Abstract: The global crisis of 2008 caused both liquidity shortage and increasing insolvency in the banking system. The study focuses on credit default contagion in the Central and Eastern European (CEE) region, which originated in bank runs generated by non-performing loans granted to non-financial clients. In terms of methodology, the paper relies on one hand on review of the literature, and on the other hand on a data survey with comparative and regression analysis. To uncover credit default contagion, the research focuses on the combined impact of foreign exchange rates and foreign private indebtedness.
    Keywords: financial contagion, banking, Central and Eastern Europe, foreign exchange rate, non-performing loan
    JEL: F31 F37 G17 G21 G33
    Date: 2015
  20. By: Albert Park (Department of Economics, Hong Kong University of Science and Technology; Institute for Emerging Market Studies, Hong Kong University of Science and Technology); John Giles (The World Bank); Meiyan Wang (Institute for Population and Labor Economics, Chinese Academy of Social Sciences)
    Abstract: This paper provides new evidence on educational disruptions caused by the Cultural Revolution and identifies the returns to schooling in urban China by exploiting individuallevel variation in the effects of city-wide disruptions to education. The return to college is estimated at 49.8% using a conventional Mincer-type specification and averages 37.1% using supply shocks as instruments and controlling for ability and school quality, suggesting that high-ability students select into higher education. Additional tests show that the results are unlikely to be driven by sample selection bias associated with migration or alternative pathways through which the Cultural Revolution influenced adult productivity.
    Keywords: returns to schooling, wages, education, China
    JEL: I20 J24 J30 O15 O53
    Date: 2015–03
  21. By: Albert Park (Department of Economics, Hong Kong University of Science and Technology; Institute for Emerging Market Studies, Hong Kong University of Science and Technology); Naureen Karachiwalla (International Food Policy Research Institute (IFPRI))
    Abstract: We provide the first evidence that promotion incentives can influence effort of employees in the public sector by studying China’s system of annual evaluations and promotions for teachers. Theoretical predictions from a tournament model of promotion incentives are tested using panel data on primary and middle school teachers in western China. Consistent with theory, we find that promotions are associated with significant wage increases, that higher wage increases are associated with higher effort, that teachers increase effort in the years leading up to promotion eligibility but reduce effort if they are repeatedly passed over for promotion, and that increasing the number of competitors reduces the relative performance of those at the extremes of the skill distribution. Evaluation scores are positively associated with time spent on teaching and with student test scores, diminishing concerns that evaluations are manipulated.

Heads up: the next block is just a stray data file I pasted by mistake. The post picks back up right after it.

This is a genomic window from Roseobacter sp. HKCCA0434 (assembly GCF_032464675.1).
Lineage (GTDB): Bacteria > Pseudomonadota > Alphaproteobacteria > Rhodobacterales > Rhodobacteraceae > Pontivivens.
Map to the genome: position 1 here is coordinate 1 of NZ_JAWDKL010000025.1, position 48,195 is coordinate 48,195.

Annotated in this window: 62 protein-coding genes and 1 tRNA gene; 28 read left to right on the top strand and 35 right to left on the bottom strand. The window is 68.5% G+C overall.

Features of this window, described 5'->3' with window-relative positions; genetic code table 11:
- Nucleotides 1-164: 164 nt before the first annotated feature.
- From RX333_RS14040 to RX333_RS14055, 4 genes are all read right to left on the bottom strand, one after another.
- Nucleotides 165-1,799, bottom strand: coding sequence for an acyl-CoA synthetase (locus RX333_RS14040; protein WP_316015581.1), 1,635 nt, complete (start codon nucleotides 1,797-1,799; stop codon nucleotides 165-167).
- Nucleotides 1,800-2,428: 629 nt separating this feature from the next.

Keywords: teacher incentives, promotions, China
    JEL: J31 J33 J45 M51
    Date: 2015–02
  22. By: Jiandong Ju (Shanghai University of Finance and Economics and Tsinghua University and Hong Kong Institute for Monetary Research); Ziru Wei (Tsinghua University); Hong Ma (Tsinghua University)
    Abstract: From 1992 to 2011, the total trade volume between the U.S. and China increased by 25 times, and China's share in U.S. total imports increased from 5% to 20%. However, the U.S.'s share in China's total imports dropped from 11% to 8% in the same period. In the major categories of U.S. exports to China, Waste & Scrap increased from 744 million dollars in 2000 to 7,562 million dollars in 2008, rising 916% times and becoming the No.1 product that the U.S exports to China. It is important to understand what explains these structural changes, and to ask whether the principle of comparative advantage determines the structure of U.S.-China bilateral trade. Interestingly, we find an "Anti-Comparative Advantage" puzzle: the U.S. exports less to China in sectors where it has greater comparative advantage, while China exports more to the U.S. in its sectors with greater comparative advantage. To further study this issue, we extend Eaton-Kortum model of bilateral trade to multiple sectors and test it empirically using US and China trade data. We find that after controlling for the importer's demand, trade costs and factor intensities, etc., comparative advantage cannot explain U.S.-China bilateral trade flows. The puzzle survives various robustness checks.
    JEL: F11 F14 F15
    Date: 2015–04
  23. By: Li Han (Division of Social Science, Hong Kong University of Science and Technology; Institute for Emerging Market Studies, Hong Kong University of Science and Technology); Jiaxin Xie (Division of Social Science, Hong Kong University of Science and Technology)